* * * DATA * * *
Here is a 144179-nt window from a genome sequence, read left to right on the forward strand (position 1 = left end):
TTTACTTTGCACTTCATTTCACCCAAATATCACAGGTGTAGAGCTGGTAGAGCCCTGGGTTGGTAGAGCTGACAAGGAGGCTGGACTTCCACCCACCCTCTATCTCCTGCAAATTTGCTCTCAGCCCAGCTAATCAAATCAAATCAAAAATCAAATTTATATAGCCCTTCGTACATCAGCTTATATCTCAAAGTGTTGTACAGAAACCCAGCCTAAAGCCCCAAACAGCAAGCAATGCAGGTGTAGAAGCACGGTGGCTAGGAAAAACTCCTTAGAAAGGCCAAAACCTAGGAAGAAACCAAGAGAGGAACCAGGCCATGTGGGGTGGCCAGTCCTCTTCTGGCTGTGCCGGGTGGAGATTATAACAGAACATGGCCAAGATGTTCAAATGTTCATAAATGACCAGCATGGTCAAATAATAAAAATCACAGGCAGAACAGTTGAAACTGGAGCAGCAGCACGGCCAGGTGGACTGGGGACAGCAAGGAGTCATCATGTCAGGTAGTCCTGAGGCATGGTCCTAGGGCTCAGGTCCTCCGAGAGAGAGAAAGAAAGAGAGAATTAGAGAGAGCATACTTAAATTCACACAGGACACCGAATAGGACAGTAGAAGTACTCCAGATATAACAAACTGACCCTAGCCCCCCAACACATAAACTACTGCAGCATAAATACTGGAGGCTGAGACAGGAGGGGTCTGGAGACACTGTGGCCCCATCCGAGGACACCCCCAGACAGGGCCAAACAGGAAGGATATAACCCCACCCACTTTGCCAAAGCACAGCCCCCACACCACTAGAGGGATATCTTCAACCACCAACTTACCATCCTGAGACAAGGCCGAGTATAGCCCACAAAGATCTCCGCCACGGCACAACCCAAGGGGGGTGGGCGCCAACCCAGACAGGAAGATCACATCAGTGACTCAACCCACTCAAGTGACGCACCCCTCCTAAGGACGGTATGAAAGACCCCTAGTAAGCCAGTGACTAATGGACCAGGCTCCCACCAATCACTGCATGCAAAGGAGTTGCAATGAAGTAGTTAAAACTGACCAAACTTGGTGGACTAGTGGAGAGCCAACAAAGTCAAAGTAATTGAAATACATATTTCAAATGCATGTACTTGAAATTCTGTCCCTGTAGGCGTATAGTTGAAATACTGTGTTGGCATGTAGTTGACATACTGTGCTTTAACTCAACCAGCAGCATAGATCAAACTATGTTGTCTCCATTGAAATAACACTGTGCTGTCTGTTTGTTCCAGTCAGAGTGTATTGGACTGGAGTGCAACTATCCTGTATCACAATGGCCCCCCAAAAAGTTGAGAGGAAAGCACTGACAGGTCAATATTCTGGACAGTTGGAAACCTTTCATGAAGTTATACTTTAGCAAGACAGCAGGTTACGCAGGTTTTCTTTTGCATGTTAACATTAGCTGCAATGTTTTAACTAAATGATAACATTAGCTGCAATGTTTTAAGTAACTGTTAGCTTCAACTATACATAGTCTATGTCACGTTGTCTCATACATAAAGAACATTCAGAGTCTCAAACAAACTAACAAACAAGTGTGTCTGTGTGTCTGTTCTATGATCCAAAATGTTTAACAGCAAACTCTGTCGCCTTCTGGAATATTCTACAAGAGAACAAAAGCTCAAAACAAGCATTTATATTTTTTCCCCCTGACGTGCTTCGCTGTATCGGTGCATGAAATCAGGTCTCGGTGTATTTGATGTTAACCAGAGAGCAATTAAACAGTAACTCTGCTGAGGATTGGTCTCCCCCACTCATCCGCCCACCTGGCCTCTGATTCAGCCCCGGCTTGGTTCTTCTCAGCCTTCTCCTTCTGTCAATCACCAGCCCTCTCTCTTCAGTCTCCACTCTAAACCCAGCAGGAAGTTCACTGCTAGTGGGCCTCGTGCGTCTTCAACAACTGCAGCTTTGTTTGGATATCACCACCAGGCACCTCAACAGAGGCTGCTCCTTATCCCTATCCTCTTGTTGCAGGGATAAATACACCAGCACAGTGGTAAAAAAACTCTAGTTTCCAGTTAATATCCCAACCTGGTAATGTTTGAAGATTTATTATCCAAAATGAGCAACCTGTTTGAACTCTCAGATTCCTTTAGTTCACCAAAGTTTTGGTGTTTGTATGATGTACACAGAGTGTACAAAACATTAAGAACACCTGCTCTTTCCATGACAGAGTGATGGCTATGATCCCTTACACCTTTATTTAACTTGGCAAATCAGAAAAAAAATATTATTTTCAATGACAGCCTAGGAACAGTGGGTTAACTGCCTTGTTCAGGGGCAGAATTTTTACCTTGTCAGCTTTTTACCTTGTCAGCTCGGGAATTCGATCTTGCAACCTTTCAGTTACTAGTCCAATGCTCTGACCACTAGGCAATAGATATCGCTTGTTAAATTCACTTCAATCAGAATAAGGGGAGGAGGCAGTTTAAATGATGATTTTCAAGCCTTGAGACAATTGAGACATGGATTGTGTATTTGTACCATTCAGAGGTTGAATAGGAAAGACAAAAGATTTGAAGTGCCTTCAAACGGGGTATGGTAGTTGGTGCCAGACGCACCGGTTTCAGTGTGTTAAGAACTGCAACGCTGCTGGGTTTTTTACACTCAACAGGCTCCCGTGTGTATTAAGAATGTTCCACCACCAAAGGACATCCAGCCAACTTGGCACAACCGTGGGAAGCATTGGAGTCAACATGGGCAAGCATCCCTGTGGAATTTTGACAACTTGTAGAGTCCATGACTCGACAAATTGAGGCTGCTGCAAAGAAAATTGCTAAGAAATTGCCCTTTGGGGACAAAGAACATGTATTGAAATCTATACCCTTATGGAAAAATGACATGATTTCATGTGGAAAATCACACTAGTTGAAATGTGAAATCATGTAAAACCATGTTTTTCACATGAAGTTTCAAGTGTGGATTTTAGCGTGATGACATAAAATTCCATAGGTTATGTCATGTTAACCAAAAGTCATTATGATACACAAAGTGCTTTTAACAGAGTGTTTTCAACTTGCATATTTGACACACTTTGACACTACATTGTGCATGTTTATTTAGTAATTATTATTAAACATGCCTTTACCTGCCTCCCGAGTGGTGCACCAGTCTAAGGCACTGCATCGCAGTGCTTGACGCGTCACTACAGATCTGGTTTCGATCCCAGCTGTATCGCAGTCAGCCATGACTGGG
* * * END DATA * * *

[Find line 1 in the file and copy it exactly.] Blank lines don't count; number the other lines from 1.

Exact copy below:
Here is a 144179-nt window from a genome sequence, read left to right on the forward strand (position 1 = left end):